By Jeff Moeller, The New York Extra/thenyextra.com
This was a night to remember at the Stadium that could be a playoff preview in the future.
It began with a fierce pitchers’ duel and then evolved into a game of small ball. Throw in the Yankees’ first triple play since 2104.
In the final phase, Gleyber Torres’ walk-off single off Evan Marshall (0-2) scored Aaron Judge from second that gave the Yanks’ a stirring 2-1 victory over baseball’s leading Chicago White Sox (26-17), the first of an expected intense three-game series in the Bronx.
Chicago’s Carlos Rodon– who tossed a no-hitter April 14 against Cleveland– and New York’s Jordan Montgomery were locked in a vigorous, scoreless mound duel that saw a combined 24 strikeouts among the total of 47 batters they faced together. Rondon had 13 strikeouts and allowed just two hits, and Montgomery was just as masterful with 11 whiffs and only four hits allowed.
Rodon, who went six innings, struck out seven of the first eight batters he faced.
Torres broke the game open in the seventh when he gave the Yanks(26-19) a 1-0 lead with his second homer of the year to right field off reliever Robert Kopech.
The 24-year-old, who recently battled a bout with COVID, was gratified to help the team to its fourth consecutive victory.
“That was frustrating,” he noted. “I just wanted to help my team. I had to remind myself who I am and what I can do. I just try to motivate myself to do better.”
“He thrives in those situations,” added Yanks’ manager Aaron Boone about Torres. “He likes playing in those situations.”
After Chicago tied it in the eighth on a flare single off reliever Jonathan Loiasiga, the Yanks had a chance to seal the win in the bottom half with runners on first and third. But pinch-runner ran on contact on Gio Urshela’s grounder just behind second, and Chicago’s Tim Anderson easily threw out Wade at the plate. Luke Voit smoked a liner to third baseman Yoan Moncada, who was able to catch Brett Gardner leaning off second for a double play to end the inning.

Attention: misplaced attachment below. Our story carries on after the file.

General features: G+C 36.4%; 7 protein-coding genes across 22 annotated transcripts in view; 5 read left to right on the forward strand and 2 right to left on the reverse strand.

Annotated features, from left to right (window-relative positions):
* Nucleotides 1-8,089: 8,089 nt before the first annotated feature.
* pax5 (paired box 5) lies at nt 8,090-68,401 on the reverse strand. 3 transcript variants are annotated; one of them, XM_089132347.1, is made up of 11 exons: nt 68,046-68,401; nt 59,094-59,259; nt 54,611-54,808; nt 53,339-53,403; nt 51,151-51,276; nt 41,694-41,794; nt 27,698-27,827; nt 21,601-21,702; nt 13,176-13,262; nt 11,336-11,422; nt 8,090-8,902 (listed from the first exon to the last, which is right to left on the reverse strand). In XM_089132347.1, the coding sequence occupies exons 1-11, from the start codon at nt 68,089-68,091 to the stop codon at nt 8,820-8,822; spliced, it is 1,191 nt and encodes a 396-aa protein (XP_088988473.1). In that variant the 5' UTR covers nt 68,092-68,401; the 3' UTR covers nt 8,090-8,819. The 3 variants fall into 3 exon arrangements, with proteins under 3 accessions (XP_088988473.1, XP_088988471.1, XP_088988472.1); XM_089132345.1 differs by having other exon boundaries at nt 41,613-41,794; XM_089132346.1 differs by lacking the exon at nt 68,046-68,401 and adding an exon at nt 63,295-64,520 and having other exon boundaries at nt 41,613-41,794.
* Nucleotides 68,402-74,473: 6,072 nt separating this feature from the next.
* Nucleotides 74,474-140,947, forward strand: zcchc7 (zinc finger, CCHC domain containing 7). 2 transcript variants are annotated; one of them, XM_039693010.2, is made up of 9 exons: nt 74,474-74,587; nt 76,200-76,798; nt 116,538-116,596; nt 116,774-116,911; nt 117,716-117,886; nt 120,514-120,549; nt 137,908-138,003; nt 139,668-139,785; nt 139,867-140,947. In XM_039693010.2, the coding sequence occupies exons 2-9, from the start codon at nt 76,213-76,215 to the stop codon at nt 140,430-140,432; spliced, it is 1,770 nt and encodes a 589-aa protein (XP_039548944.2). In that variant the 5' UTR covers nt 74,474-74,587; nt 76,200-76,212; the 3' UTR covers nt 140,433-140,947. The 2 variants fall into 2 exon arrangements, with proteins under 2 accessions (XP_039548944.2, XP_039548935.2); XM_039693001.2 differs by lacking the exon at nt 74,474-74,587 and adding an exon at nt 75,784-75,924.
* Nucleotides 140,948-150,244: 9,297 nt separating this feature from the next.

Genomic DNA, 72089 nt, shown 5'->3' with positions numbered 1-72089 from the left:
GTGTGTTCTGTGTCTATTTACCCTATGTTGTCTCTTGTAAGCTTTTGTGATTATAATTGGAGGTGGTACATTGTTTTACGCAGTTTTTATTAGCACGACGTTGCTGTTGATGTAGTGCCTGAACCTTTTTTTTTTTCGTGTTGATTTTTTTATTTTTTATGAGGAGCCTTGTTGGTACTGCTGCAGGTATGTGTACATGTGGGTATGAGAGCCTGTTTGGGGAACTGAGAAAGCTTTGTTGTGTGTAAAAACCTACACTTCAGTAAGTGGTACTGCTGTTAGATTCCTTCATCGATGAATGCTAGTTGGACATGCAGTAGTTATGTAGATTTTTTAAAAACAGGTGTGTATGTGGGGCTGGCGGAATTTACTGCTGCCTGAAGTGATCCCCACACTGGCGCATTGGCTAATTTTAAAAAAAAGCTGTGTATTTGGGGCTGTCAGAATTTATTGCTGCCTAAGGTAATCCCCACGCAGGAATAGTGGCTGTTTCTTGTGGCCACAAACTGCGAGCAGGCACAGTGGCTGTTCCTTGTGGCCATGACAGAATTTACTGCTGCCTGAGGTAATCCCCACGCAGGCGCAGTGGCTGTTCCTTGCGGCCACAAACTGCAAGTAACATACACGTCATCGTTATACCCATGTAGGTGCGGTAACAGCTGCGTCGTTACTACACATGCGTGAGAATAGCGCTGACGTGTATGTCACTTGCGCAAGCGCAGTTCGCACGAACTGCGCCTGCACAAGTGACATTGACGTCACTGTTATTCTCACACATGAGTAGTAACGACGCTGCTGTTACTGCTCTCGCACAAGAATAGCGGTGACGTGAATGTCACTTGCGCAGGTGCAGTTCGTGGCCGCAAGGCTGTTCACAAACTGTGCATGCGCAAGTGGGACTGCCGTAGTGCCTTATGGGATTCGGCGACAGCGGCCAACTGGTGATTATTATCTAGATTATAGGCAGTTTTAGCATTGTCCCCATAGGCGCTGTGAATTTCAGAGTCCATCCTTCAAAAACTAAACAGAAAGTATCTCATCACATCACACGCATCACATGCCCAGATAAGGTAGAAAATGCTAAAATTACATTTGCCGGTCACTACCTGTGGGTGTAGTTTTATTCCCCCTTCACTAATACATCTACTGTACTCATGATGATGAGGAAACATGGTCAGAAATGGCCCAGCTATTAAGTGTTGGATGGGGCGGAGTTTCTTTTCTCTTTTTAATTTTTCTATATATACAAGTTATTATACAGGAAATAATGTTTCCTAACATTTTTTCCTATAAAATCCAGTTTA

In the top of the ninth, Yanks’ closer Aroldis Chapman (3-0) got himself in a game with runners on first and second with nobody out.
However, Chicago’s Andrew Vaughn hit a grounder to Urshela at third, who fired a strike to second baseman Rougned Odor who in turn threw to Voit at first for a triple play. It definitely ignited a fuse and broke through the tension as Chapman raised his fist in triumph.
“Gio did the right thing and threw a strike to Odor,” added Boone. “It got us out of trouble, and that was an energy giver. They were fired up coming off the field, and the boys did the rest.”
Montgomery’s effort marked the third consecutive strong pitching performance behind Corey Kulber’s no-hitter and Domingo German’s dominant outing. The lefthander was coming off his shortest outing of the year, a three-inning stint in a 10-6 loss to Baltimore May 16. He threw 90 pitches (68 strikes) over seven innings.
“I think he and (catcher) Gary (Sanchez) were evolving as they went,” noted Boone. “His curveball was a good pitch for him. He worked his fastball well as his lead pitch and his curve was his second pitch.
“He was on the attack, and it was really exciting to watch.”